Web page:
More breweries than ever before are “going green” by recycling their ingredients and switching to solar polar, according to the Campaign for Real Ale (Camra).
Camra’s Good Beer Guide lists 19 breweries in England, Scotland and Wales that are making a contribution to reducing their carbon footprints, through methods such as recycling grain into animal feed and filtering waste water through environmentally friendly reed beds. In general, Camra claimed that “a growing number of British brewers are taking action to support the environment”.
One of the companies – Warwickshire-based Purity Brewing – was even named Sustainable Manufacturer of the Year in August.
Good Beer Guide editor Roger Protz said: “This is encouraging news. Brewers take the finest raw materials from the land in the form of grain, hops and water and now a growing number are ‘putting something back’ by recycling.
“In a number of cases, used grain and hops are sent to farms as animal feed while power for brewing is supplied by solar panels and biomass boilers, while water is cleaned and re-used.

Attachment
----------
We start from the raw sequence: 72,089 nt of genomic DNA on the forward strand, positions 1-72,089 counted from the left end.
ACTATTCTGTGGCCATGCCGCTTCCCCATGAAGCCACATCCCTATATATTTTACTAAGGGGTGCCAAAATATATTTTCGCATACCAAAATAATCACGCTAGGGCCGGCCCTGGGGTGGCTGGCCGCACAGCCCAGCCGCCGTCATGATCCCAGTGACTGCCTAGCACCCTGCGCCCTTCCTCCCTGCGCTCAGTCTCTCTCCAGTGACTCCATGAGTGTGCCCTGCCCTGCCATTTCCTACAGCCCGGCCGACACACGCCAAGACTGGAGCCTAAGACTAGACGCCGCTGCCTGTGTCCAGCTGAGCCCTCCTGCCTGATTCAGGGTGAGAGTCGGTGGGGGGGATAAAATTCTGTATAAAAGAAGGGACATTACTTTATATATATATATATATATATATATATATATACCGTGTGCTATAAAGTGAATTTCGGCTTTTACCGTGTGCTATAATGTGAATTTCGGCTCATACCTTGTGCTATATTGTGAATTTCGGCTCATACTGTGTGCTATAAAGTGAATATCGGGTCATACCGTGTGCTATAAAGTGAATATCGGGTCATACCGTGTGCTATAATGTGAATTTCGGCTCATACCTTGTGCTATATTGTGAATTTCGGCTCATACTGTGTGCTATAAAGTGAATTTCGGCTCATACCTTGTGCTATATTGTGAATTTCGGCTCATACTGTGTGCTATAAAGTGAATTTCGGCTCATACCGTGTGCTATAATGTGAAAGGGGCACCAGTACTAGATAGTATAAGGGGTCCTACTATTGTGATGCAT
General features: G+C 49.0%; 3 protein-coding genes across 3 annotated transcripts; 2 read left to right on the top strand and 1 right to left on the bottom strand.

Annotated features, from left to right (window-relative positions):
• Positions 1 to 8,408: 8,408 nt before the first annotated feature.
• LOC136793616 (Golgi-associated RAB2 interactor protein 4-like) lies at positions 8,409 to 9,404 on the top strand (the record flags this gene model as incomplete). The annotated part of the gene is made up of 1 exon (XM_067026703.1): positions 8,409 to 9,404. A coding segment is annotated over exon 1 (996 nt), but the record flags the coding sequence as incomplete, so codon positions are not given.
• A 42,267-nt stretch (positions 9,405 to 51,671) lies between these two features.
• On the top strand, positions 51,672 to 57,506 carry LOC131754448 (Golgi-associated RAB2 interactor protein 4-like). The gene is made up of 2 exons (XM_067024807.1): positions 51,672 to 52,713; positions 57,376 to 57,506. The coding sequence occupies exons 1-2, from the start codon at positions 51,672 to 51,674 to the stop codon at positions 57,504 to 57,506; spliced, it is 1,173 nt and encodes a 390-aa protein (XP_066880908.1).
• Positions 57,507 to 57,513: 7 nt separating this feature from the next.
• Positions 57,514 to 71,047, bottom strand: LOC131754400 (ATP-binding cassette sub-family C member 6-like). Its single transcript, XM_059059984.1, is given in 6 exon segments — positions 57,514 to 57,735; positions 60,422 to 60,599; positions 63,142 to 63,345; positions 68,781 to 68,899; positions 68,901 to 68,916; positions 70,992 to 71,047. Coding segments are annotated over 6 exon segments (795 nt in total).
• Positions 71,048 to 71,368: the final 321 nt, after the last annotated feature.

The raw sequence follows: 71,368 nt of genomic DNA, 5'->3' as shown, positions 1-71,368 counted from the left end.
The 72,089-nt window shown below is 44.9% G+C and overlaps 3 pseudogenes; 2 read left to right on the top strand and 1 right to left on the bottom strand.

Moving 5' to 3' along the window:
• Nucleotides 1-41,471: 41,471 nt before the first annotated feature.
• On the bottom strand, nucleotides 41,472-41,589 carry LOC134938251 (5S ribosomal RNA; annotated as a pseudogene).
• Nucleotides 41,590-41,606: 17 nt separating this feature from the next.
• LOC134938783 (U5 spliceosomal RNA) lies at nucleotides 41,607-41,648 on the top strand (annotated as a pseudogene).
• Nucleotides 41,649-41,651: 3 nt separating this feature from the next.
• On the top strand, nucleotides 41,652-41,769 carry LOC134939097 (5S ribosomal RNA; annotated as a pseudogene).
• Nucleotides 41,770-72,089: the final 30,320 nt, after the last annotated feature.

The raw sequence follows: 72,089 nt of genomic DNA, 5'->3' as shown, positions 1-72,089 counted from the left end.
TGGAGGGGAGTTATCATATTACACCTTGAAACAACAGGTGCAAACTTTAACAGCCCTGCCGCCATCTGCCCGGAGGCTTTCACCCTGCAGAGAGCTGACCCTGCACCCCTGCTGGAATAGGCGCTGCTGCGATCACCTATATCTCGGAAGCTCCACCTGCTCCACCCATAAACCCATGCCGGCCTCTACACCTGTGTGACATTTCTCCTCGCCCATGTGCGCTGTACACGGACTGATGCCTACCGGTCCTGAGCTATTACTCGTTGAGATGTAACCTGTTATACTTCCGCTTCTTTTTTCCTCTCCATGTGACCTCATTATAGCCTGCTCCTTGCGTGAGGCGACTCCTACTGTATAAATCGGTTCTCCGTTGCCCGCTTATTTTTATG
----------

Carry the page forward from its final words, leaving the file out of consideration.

“But it’s not just new craft breweries that are aiding the environment. Adnams, the large family-owned brewery in Southwold, Suffolk – whose beers are sold nationally – has been a pacesetter.”
Adnams’ new brewhouse in Southwold is low-carbon and uses 58% less gas than the equipment it replaced. All the steam created during the brewing process is recycled and spent grain and hops go to local farms for cattle and pigs. The walls are built of compressed hemp rather than concrete, which helps to maintain an even temperature inside, aided by heating powered by solar panels on the roof of the building, which is itself made of sedum, a succulent plant that acts as insulation. Rain water is even harvested to be used in the washing of equipment and delivery vehicles.
“This is a trend we’re seeing across the country as more breweries consider the impact of their business on the environment,” Protz continued. “Another example in Devon is Otter Brewery, where willow beds, ponds and lagoons help to recycle water and again the roof is made of sedum, which insulates the cellar and captures rainwater for cask and vehicle washing. As well as that more than half the ground floor was built underground, helping to keep the cellar cool and doing away with the need for electric chilling systems.”
© FoodBev Media Ltd 2018
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